He had earliler ordered for elections to be held on January 24.

But the Central Election Commission announced last week it had advised Abbas to put off the election because Hamas, which rules the Gaza Strip where some 1.5 million Palestinians live, had warned it would not allow them to vote.

Hamas, which seized control of Gaza in 2007, disputes Abbas's legitimacy.

Stalled peace

Abbas’s announcement reflected frustration with the stalled peace process and what the Palestinians see as the failure of the United States to put pressure on Israel to halt settlement activity on land occupied in the 1967 Middle East war.

The outgoing president insisted Israel must halt settlement activity before any resumption of talks.

"I said that the Israeli government does not want peace. The American government has not done enough for the sake of peace," he said.

"Now for a realistic reason, due to certain conditions - because of the rejection of Hamas and its threat to prevent (voting) by force, naturally they will be delayed, or the time of the elections will come later," Abbas said.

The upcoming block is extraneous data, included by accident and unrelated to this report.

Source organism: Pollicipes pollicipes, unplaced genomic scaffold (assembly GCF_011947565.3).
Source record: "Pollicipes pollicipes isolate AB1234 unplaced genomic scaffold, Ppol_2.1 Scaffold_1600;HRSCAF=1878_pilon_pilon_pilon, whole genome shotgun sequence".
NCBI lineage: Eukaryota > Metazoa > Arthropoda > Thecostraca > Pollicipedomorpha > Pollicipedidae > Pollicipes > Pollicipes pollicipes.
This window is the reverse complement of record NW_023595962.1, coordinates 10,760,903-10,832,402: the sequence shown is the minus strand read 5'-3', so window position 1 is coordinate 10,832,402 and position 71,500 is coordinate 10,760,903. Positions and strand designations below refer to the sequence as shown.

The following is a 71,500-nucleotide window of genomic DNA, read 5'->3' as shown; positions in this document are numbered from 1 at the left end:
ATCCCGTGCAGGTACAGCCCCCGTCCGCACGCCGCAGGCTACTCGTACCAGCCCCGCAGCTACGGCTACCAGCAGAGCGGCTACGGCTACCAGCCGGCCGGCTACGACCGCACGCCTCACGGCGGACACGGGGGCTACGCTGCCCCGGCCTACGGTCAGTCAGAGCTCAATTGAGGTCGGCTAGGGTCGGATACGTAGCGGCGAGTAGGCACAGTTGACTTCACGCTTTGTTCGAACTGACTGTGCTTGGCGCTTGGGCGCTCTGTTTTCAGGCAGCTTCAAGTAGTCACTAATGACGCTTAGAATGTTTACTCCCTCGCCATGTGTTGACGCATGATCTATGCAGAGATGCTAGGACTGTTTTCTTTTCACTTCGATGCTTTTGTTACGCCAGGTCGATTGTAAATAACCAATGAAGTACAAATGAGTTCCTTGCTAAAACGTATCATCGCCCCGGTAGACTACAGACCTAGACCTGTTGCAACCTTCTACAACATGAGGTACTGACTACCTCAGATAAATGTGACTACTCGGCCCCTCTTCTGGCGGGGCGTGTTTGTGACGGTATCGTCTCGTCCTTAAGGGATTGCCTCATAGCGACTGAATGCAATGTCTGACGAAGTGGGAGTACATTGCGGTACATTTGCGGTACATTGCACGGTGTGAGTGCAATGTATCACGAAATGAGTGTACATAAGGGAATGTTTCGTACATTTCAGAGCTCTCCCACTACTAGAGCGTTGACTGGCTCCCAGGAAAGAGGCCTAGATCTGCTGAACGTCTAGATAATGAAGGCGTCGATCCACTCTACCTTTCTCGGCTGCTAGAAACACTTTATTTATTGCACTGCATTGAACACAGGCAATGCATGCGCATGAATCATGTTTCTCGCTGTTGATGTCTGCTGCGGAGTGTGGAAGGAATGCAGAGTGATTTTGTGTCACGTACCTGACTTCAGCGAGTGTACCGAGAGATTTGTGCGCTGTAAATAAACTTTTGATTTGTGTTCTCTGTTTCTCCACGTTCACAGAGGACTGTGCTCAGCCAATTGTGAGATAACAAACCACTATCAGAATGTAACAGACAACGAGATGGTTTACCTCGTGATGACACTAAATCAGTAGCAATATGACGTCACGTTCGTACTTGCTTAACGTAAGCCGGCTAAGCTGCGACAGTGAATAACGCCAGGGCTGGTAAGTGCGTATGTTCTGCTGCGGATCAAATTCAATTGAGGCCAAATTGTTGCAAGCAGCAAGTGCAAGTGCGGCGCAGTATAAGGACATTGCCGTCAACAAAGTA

"It is better for us that Hamas accepts the holding of elections. But if that doesn't happen, then the Palestinian leadership must take measures."

Senior members of the Palestine Liberation Organisation (PLO) which Abbas heads, told Reuters this week they expected the body to effectively extend Abbas's term at a meeting in December.

The PLO and the Fatah faction which dominates it have both called on Abbas to stay on as leader.

Abbas called the January 24 vote after Hamas refused to sign an Egyptian proposal that would have scheduled elections for June.

Hamas says it has reservations about the Egyptian proposal, which aims to promote reconciliation between Fatah and Hamas.